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Saturday, March 29, 2008

Unique St. Louis architectural style: the free-standing Flounder

Reviewing the St. Louis Cultural Resources Office's reports, demolition reviews, etc. might not sound like an exciting way to spend a Saturday (or any day, for that matter), but preservationists and architectural enthusiasts will understand. I like to see what owners feel can't--or shouldn't--be rehabilitated. I like to read the testimony of impassioned neighborhood activists who believe that simply erasing their significantly vacant built environments eradicates the problems of the neighborhood all at once. I like to read the counter-stories to these testimonies; the ardent preservation advocates who call for patience and, with it, a sensitivity to the built environment, a recognition of its potential benefits for the community in the long run. These may sound like mundane arguments taking place in stuffy government buildings away from sight for most of us, but, to preservationists, these are the soap operas that define our profession, or hobby, or side-job, or all of the above.

Every once in a while, though, you learn something from giving the neighborhoods around you a closer look. I had never noticed that the building pictured in this post is in fact a style only found in St. Louis: the free-standing flounder building. You may have seen these as back or side units attached to 19th century rowhouses and such (usually with a more steeply pitched half-roof than this one has), but have you ever seen one with street frontage and its own spotlight?
According to the report, the flounder house is threatened with demolition. Located in the eastern portion of the Tower Grove East neighborhood (nearer to Gravois), this house at 2915 Minnesota is said to be one of the only remaining homes of its type in the city. Due to its condition and neighbors' complaints, however, 6th Ward Alderperson Kacie Starr Triplett has requested that it be torn down.
On a side note, who that doesn't live in the ward realized that this was the 6th Ward? I thought that that ward was more Lafayette Square/Gate District/Downtown West-centric, but apparently there's some gerrymandering of some sorts going on.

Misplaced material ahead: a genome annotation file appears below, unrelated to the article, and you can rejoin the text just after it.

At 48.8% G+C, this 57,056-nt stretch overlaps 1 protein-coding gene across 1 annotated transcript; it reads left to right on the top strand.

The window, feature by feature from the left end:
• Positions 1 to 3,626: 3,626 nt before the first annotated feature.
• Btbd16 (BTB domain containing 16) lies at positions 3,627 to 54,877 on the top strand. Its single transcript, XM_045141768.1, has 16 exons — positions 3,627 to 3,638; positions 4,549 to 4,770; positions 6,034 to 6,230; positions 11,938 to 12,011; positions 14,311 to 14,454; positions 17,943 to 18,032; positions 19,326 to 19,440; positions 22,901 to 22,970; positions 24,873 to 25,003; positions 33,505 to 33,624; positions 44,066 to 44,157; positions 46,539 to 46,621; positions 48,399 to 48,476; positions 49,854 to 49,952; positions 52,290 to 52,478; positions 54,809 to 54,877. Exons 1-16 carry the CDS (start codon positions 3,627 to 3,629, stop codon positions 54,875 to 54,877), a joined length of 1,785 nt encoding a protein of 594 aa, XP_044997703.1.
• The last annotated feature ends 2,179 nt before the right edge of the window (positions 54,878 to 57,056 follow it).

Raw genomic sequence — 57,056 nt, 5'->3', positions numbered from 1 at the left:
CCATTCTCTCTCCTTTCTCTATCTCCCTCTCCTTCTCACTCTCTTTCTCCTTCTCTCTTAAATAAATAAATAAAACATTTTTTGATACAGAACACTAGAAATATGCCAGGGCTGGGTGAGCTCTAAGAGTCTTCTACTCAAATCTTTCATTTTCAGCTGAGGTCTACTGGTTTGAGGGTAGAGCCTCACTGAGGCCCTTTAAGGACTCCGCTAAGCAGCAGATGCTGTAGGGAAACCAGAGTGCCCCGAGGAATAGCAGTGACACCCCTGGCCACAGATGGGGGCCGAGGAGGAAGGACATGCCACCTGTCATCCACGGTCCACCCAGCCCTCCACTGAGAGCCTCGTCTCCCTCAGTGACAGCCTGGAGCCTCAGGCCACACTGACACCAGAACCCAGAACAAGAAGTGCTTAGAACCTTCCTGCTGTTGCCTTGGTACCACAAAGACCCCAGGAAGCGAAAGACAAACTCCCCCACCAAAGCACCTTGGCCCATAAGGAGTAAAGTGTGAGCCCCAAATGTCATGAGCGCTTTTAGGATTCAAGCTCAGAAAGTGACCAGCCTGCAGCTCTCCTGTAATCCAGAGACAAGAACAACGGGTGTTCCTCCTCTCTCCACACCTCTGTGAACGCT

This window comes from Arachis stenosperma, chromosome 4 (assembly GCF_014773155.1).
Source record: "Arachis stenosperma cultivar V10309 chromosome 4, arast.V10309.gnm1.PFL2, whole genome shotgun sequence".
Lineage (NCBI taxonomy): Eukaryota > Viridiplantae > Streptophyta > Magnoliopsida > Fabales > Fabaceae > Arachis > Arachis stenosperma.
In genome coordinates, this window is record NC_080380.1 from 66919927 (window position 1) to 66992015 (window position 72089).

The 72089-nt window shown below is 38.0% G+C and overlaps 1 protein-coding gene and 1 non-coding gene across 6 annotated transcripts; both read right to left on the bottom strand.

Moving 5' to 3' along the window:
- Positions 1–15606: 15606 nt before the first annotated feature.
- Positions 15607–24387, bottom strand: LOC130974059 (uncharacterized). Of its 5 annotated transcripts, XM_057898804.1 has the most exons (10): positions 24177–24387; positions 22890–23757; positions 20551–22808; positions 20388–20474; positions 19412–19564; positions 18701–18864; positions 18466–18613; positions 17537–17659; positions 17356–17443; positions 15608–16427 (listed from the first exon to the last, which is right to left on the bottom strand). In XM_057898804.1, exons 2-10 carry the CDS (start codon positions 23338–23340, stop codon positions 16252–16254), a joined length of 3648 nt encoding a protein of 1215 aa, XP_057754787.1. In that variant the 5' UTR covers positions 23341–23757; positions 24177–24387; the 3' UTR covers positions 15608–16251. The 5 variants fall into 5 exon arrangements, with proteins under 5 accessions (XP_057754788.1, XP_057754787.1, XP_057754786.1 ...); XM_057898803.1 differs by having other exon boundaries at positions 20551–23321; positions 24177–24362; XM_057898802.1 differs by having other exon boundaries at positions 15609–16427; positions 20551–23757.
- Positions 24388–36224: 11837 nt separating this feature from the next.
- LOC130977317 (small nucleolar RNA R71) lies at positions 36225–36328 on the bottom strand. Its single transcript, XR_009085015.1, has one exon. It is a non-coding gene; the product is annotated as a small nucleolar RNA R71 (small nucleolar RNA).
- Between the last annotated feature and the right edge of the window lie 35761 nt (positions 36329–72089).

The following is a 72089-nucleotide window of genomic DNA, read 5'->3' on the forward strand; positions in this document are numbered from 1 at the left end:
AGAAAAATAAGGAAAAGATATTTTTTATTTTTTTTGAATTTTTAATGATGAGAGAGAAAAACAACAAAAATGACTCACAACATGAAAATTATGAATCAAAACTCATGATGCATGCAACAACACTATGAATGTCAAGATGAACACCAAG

Anyhow, to shorten the story, Kate Shea of Cultural Resources recommended the building be saved, citing examples of similarly shaped and sized (at a decidedly tiny square footage of 527) that were spared the wrecking ball treatment. Those pictured below are in Soulard and Benton Park (not sure which, to be honest).

I found this report interesting for two reasons. I loved that this is a unique St. Louis style (who that is not claustrophobic can resist the unbearable cuteness of the rehabbed Soulardian/Bentonian flounders?). And I was also amazed that, as a city, despite our preservation-by-neglect (translation: couldn't afford demolition) approach to the field, people are still, in 2008, willing to see buildings simply removed from the landscape. They would rather have a vacant lot than a potentially tax-paying, living, breathing fellow citizen as a neighbor--architectural admiration issues notwithstanding.

That's the wrong direction for St. Louis. I hope to do an extensive post on the Ville Neighborhood in the future. That neighborhood, the cradle of St. Louis's black culture and our own little "Harlem" of the Midwest, has seen rampant decay and subsequent demolitions. The Aldermen have come and gone, and the buildings have done so more quickly. Horrific, anti-urban infill has popped up and has compromised the context of this all-too-important and historic neighborhood. Enough remains to rebuild the Ville and restore it to its proper prominence, but that is quickly changing at the insistence of its own leadership (as well as the complicity of the other aldermen and the mayor).

Destroying an empty building does not solve the problems of urban neighborhoods; it merely further empties the neighborhood and chips away at extant investment opportunities. This makes little long-term economic, ecological, civic, or cultural sense. So why do we do it?

It is more likely that the Tower Grove East flounder house will be saved. It is located in a "viable" neighborhood. But if even it is threatened, this rare and unique style of building, it does not bode well for our more isolated and "written-off" areas such as the Ville, where poor residents who have stuck with the neighborhood are fed the message that if only they can quash these problem properties and see them reduced to rubble, somehow peace will return to their own plots of land.

It's disingenuous, short-sighted, and wrong. St. Louis, to be cliche, deserves better. As do Tower Grove East on the South Side and the Ville on the North.

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